Navigating his party from New Labour to One Nation Labour, Ed Miliband has delivered one of the cleverest and most significant party conference speeches in recent years, one that will make a difference to the way he and his party are perceived.
Already much attention has been given to the deft delivery, speaking without notes for more than an hour and managing a Blair-like tonal variety as he did so. The style was important, making it harder for his Tory and media opponents to portray him as a weird, detached geek. No geek can grip a hall with an informal style that managed to be humorously conversational while rising at times to an oratorical flourish. The fact that he spoke with such apparent ease cements his relationship with his party and gives him the chance to engage with the wider electorate, too.
But the substance was far more important than the manner of the delivery. Miliband has seized a rare opportunity, claiming for his party the One Nation label associated with the Conservatives when they were an election-winning machine in the last century.
George Osborne’s Budget with the tax cut for high earners, the wider sense that a group of “posh boys” from David Cameron downwards lead a “two nation” country, the “pleb” jibe from Andrew Mitchell, the support of Nick Clegg for the some of the radical right-wing policies unveiled like bullets in the autumn of 2010 – all of these things make it at least feasible for a Labour leader to suggest he can speak for the wider electorate currently disillusioned and frightened by what is happening.
In a way that was hardly noticed, the local elections last May gave some greater credence to his narrative when Labour was the only party to secure a decent level of representation across most of the UK.
Seizing the label is easy and has been tried before. What Miliband did with his “one nation” theme was the key to the speech. Some saw the move as an imitation of Tony Blair. But it was subtler and more ambitious than that. Having claimed the consensual middle ground, he hinted at the radical policies that the one nation would expect, explicitly moving on from both old and new Labour. Indeed, he led a third way between the two, insisting that he would not neglect the private sector as old Labour was perceived to have done and yet was not relaxed about the few at the top getting richer without scrutiny as New Labour was.
Instead of falling into the trap of outlining precise policies, which is daft two-and-a-half years before an election, Miliband gave the outlines of his radical course, challenging cartels, overhauling the banks, limiting price rises of the private monopolies, revising the Coalition’s expensively chaotic reforms of the NHS.
Speaking for more than an hour he made no spending pledges. As key figures in Labour’s 1997 election campaign, he and Ed Balls are too experienced to fall into “tax and spend” traps this time.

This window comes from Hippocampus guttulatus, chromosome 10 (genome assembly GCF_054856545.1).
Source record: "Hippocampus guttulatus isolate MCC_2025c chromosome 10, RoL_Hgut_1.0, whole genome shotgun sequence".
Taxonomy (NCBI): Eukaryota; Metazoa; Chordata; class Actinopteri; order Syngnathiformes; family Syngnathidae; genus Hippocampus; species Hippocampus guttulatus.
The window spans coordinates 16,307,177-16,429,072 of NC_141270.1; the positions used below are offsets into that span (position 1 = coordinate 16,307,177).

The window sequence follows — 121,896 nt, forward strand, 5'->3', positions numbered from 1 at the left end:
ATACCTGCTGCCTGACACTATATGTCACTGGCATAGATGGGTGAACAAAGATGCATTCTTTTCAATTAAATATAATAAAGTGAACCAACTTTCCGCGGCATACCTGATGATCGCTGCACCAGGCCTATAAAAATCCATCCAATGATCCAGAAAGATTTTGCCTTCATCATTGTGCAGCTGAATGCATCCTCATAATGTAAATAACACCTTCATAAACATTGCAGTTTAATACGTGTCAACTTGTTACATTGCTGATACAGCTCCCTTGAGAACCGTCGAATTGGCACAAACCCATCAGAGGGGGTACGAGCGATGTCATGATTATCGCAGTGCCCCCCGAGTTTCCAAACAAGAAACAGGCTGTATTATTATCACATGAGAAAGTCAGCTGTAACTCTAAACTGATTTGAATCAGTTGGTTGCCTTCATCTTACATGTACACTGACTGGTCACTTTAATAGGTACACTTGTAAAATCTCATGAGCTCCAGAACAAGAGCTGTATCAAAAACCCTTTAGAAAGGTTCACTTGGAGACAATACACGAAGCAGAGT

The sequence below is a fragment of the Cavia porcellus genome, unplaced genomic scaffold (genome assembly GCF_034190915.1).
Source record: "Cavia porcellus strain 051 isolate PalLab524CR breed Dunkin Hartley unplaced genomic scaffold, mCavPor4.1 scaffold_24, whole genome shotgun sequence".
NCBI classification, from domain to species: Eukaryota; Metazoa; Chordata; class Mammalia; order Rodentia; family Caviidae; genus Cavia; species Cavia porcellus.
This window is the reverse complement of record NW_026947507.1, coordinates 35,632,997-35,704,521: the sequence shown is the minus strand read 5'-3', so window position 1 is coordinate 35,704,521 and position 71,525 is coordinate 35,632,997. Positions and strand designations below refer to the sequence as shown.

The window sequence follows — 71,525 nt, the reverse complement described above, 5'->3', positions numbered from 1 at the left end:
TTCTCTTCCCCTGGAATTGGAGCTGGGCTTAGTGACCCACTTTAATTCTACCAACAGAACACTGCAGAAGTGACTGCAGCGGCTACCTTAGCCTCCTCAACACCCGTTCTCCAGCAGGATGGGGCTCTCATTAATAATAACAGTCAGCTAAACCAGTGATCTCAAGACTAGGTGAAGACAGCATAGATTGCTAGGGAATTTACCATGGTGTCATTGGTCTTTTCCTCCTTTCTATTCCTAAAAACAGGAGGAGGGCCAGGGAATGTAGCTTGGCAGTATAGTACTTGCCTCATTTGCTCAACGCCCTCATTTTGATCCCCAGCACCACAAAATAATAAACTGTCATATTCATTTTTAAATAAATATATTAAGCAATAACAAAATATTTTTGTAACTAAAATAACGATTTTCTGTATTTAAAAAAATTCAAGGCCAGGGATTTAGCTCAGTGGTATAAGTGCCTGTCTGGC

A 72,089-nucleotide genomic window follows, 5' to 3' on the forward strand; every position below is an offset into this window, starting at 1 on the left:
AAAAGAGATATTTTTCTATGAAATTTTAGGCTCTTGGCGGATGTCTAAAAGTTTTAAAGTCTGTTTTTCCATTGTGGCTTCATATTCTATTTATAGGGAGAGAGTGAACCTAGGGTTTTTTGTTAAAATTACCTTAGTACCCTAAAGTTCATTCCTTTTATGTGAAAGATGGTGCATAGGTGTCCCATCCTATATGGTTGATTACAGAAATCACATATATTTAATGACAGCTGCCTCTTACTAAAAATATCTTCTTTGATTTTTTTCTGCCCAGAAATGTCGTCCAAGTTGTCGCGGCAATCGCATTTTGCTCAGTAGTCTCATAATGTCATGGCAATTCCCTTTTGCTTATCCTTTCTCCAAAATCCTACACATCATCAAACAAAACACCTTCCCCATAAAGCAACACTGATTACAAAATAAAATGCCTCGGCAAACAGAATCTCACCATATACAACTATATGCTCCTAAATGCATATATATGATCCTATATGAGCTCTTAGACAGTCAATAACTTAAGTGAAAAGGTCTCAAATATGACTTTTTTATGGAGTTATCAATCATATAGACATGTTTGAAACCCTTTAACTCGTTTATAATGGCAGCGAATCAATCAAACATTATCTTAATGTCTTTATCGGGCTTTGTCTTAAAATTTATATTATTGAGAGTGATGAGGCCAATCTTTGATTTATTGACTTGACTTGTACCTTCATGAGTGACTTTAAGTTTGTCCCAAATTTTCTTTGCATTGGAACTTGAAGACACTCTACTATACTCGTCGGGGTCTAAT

Yet the speech can only be a beginning. Miliband faces 1,000 thorny issues that were not addressed. He has attacked the “Tory tax cut for millionaires” but does not say whether he will raise taxes for high earners at the election. He still has not gone into very much detail about how he plans to reduce the costs of train fares, energy bills and petrol that he rightly detects are becoming a potent political theme.
More widely, his vision of a more responsible capitalism remains more or less as ill defined as last year when he first raised it. He and Balls still have some very big decisions to take on public spending, although as I wrote yesterday, they have taken one of them. Like New Labour in 1997 there will be few spending commitments in their manifesto.
In advance of the other big, contentious decisions, Miliband used the space for positioning and personal projection, the relatively easy stages of the long sequence.
Still, the positioning and projection were stunningly artful. Cameron and Osborne, a duo that persistently misread the political scene, have been telling friends they had a winning trump card in the form of Miliband’s leadership. They will not make the assertion with the same swaggering confidence for the time being.
Read the diaries of Labour cabinet ministers from the 1970s and they were all delighted when the Conservatives elected Margaret Thatcher, assuming that she could not win an election. Political leaders are terrible judges of their opponents.
Miliband still has a huge amount of work to do and big decisions to make. He cannot next year deliver another almost policy-free speech.
But I suspect that quite a lot of Liberal Democrats were more enthused by Miliband’s speech yesterday than they were by Clegg’s last week and all Conservatives will be worried about it.
As for Labour, the party faces many daunting tests before the election but it is more at ease with its leader than the other two are with theirs. Few thought that would be the case when Miliband was elected two years ago.
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